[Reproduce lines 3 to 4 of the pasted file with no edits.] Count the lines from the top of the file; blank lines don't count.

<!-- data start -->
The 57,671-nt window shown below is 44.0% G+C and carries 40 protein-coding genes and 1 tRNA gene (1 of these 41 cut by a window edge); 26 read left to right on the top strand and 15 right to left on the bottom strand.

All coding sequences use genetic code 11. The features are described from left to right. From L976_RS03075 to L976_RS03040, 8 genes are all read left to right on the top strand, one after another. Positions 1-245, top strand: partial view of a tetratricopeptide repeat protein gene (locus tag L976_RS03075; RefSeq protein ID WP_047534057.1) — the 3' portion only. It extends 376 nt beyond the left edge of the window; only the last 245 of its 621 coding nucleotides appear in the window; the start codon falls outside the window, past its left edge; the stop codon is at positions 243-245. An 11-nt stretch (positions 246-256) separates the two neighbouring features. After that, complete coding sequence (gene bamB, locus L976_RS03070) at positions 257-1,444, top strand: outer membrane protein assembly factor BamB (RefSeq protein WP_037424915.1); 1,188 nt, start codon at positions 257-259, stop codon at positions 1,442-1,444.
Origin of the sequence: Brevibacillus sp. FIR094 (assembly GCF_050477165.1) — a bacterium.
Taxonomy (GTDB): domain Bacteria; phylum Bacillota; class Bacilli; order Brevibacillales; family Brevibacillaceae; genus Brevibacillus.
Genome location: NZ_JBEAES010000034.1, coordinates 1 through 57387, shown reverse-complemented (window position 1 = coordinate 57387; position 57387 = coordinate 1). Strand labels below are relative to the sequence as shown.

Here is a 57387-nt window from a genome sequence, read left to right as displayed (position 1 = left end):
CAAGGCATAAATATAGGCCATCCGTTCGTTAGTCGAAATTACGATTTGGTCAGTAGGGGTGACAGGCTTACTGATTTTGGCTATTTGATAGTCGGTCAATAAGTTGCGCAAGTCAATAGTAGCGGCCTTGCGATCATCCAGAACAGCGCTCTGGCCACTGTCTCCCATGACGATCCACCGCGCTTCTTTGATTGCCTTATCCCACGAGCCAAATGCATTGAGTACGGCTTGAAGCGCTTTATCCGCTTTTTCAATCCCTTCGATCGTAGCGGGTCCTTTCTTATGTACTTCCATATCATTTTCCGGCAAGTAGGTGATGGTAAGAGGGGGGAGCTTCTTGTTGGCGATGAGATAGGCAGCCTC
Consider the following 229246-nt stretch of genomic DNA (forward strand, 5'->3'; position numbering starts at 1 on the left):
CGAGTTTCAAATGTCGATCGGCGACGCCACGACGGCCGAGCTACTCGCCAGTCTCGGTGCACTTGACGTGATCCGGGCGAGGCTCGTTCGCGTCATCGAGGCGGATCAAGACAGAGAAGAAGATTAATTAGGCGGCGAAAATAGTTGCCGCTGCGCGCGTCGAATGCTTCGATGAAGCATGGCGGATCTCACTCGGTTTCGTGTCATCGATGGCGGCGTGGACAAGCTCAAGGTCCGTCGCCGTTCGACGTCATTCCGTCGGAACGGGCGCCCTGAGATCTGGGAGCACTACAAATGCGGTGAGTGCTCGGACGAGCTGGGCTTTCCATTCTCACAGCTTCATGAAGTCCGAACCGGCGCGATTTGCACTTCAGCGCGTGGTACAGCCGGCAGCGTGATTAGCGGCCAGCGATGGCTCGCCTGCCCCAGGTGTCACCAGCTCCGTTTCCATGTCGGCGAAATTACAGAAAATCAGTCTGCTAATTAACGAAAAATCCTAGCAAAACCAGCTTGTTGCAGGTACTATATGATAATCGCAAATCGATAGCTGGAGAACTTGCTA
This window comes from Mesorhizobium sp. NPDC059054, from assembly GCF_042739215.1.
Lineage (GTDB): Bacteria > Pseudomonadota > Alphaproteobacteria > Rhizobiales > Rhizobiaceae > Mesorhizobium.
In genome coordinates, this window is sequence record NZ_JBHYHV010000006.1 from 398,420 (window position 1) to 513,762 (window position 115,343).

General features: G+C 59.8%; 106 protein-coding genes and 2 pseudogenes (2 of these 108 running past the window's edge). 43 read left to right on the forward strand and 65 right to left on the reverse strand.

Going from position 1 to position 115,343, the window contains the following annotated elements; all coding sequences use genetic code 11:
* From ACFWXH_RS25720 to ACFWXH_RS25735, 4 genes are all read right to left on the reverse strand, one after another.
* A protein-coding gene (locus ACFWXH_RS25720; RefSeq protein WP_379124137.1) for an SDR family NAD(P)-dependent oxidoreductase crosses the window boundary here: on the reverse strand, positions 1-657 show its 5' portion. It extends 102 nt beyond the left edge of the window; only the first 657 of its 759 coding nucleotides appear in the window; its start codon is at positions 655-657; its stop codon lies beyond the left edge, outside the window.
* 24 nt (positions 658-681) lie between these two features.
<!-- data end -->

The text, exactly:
Origin of the sequence: Brevibacillus sp. FIR094 (assembly GCF_050477165.1) — a bacterium.
Taxonomy (GTDB): domain Bacteria; phylum Bacillota; class Bacilli; order Brevibacillales; family Brevibacillaceae; genus Brevibacillus.